One would be hard-pressed to engage in casual conversation or even scholarly research regarding David Lynch’s exceptional Mulholland Drive (2001) without coming across phrases such as “what did I just watch?” or theories “explaining” the movie’s ending. Already convoluted by recycled television content standards, this dream-like storyline follows budding actress Betty Elms (Naomi Watts) as she arrives at Hollywood and befriends Rita (Laura Harring), an amnesiac whose quest for identity is but one of many amongst the interwoven tales. Given the deliberately futile attempts at delineating life and its realms of reality and fantasy, perhaps Lynch’s trademark surrealism can breathe new life into an alternative approach to understanding the film. Mulholland Drive’s inexplicable nature can actually provide revelatory insights into the lives of the audience, especially considering the utility of unsolvable mysteries in shedding light on an even greater mystery: life itself.
Often when dealing with life’s struggles from a vulnerable position, emotion takes precedent over logical thinking to the point that our decisions become clouded by our feelings. Lynch creates a similarly oblique sensation via the subliminal camera techniques by director of photography Peter Deming, whose camerawork truly takes viewers out of their comfort zones. Deming’s unconventional cinematography invites audience members to experience Betty’s fragmented reality firsthand, with unsteady point of view shots that disorient viewers when they feel the greatest need for clarity. These peculiar lighting techniques mislead spectators who are obliged to piece together the visuals without any enlightening insight into why certain images warrant exposure.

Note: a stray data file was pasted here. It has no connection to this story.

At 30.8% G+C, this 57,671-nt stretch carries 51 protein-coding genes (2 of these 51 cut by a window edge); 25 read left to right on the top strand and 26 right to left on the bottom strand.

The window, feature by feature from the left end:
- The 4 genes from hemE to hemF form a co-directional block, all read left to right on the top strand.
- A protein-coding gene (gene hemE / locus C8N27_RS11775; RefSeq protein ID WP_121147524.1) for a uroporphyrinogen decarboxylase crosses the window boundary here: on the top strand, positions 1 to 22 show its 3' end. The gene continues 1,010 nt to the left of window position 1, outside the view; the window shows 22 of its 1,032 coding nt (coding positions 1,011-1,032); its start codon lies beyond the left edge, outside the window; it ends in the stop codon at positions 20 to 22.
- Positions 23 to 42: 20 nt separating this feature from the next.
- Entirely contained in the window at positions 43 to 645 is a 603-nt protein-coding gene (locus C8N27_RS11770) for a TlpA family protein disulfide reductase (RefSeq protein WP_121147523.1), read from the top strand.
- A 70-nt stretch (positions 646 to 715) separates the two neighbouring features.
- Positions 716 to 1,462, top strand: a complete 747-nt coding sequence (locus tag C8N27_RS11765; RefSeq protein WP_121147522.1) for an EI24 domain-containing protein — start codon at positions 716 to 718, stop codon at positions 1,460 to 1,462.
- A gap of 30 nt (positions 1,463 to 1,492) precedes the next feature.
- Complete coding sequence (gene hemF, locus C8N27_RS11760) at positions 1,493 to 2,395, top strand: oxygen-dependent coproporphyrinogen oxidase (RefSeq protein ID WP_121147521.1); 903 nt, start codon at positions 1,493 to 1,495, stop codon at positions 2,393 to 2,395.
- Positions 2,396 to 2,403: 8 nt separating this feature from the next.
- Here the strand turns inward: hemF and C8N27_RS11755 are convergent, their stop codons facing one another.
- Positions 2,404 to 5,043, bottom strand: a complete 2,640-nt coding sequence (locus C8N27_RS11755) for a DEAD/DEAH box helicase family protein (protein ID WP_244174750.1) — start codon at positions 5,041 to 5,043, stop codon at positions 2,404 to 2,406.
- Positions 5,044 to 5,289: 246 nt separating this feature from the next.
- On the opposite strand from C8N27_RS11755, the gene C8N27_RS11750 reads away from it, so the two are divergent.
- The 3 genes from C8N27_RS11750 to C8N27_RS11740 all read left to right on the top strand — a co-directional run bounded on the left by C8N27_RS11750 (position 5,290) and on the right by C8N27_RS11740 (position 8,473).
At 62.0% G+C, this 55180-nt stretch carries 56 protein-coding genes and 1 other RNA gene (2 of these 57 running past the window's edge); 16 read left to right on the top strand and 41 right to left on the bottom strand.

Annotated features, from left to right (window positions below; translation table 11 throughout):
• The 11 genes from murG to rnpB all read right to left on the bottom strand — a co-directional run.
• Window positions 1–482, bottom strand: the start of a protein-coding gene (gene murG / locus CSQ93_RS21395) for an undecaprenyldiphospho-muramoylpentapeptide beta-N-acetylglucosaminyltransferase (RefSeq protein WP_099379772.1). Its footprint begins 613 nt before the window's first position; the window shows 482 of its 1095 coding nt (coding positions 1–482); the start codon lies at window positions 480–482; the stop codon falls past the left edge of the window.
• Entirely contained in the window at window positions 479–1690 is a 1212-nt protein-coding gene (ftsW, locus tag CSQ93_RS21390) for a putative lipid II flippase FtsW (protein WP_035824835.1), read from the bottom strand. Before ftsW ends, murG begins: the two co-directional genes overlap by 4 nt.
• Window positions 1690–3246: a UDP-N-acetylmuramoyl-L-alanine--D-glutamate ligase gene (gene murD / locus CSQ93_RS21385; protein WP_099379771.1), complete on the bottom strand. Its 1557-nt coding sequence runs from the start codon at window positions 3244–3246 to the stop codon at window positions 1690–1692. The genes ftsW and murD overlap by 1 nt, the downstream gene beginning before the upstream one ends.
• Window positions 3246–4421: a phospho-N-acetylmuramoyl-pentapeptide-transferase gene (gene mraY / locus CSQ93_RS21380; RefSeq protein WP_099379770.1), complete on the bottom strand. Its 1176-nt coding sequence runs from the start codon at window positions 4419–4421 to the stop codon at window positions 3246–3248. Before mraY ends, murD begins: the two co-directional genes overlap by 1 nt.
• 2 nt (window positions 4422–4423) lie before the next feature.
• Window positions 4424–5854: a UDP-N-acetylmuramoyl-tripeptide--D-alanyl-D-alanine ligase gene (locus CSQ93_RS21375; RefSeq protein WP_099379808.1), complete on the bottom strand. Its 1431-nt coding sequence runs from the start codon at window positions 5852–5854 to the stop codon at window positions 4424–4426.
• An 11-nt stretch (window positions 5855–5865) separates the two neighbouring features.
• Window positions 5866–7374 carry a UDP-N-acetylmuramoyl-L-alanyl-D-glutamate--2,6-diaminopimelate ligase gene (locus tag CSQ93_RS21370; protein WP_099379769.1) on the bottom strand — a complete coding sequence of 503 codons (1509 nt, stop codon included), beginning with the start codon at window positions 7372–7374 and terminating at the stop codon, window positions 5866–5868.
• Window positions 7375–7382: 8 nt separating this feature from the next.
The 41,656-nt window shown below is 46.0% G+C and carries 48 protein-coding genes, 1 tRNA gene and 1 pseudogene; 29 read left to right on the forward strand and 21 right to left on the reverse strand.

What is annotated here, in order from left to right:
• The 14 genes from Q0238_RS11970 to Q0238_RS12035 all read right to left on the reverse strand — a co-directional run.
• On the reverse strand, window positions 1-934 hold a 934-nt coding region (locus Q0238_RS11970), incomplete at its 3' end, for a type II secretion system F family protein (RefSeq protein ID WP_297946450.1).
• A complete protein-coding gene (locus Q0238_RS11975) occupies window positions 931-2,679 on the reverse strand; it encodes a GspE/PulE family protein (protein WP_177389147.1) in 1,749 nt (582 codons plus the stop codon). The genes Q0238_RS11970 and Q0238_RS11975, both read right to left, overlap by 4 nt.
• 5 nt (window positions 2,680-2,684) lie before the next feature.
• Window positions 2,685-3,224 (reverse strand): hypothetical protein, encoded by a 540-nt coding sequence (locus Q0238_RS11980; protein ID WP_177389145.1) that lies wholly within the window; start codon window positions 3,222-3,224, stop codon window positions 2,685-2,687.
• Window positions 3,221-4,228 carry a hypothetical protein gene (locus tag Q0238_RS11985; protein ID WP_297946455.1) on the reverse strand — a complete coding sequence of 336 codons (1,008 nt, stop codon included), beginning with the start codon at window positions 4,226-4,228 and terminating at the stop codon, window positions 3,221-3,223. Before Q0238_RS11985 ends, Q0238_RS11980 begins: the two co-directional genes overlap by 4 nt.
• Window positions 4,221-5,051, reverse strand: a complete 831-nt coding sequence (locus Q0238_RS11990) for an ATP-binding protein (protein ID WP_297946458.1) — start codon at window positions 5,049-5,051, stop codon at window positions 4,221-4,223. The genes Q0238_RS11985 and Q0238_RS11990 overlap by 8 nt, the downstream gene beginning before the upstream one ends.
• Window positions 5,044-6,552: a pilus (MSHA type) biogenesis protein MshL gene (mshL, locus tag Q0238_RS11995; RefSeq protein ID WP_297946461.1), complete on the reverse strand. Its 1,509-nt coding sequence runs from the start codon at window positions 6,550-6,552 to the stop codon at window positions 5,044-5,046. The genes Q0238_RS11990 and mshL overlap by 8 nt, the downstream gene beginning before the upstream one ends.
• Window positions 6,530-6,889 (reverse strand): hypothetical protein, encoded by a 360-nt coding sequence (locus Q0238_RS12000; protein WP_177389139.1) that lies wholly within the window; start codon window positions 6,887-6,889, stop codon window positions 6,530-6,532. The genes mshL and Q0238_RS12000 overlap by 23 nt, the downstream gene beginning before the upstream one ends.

While Lynch grants viewers the authority to enter into his mysteries as detectives, he also allows the lack of resolution itself to become a coherent meaning. He achieves this by framing his unorthodox sound production around the notion that an epiphany can be realized through contrast with the familiar. As opposed to a more logically consistent score, much of the film’s soundtrack is composed of symphonic pieces interrupted by easy listening tracks like Linda Scott’s “I’ve Told Every Little Star,” forcing listeners to figuratively adopt a tactile approach of feeling around for meaning.
This process is made all the more difficult by the fact that much of these sounds are post-produced, causing unnerving transitions from loud to soft noises, and even the moments of complete silence, to heighten the tension. Nowhere is this hallucinatory effect more evident than in the Club Silencio scene, where the continuation of Rebekah Del Rio’s performance, despite collapsing midway through, puts Betty and Rita, and by extension the viewer, in a trancelike state.
In this search for truth, even the urge to identify with the actors is met with disappointment, caused in part by the unreliability of their character’s fluid identities. Of course, the awkwardly stiff acting feeds into this puzzle, and the utter transformation by Naomi Watts suddenly showcasing immense talent only complicates matters – especially in the audition scene where a more realistic acting approach is ironically situated within our suspension of disbelief. Diane is eventually subject to the fateful doom of having her shattered subconscious cling onto a constructed reality and, as such, utilizes the life of an actor for existentially studying the universal longing for relevance. Watching the film, we are encouraged to grapple with these issues ourselves, but the difficulty of reaching a consensus as a result of Mulholland Drive’s mystifying technical devices becomes itself a fulfilling conclusion.
In times like these, the acceptance of, and indulgence in, not knowing proves satisfactory in its own right. The coronavirus pandemic has quite literally shattered the aspirations of many, so who is to deny one’s creation of a dream where logical reasoning is unthinkable? Half of the fun when it comes to embracing the “ignorance is bliss” mentality lies in the unexpected nature of this realization, such that even the walls surrounding our quarantined lives are incapable of confining our imaginations. Lynch himself believes this time of prolonged daydreaming can only bring people together in a more “spiritual” and “kinder” way and, watching this film, there’s little mystery as to why.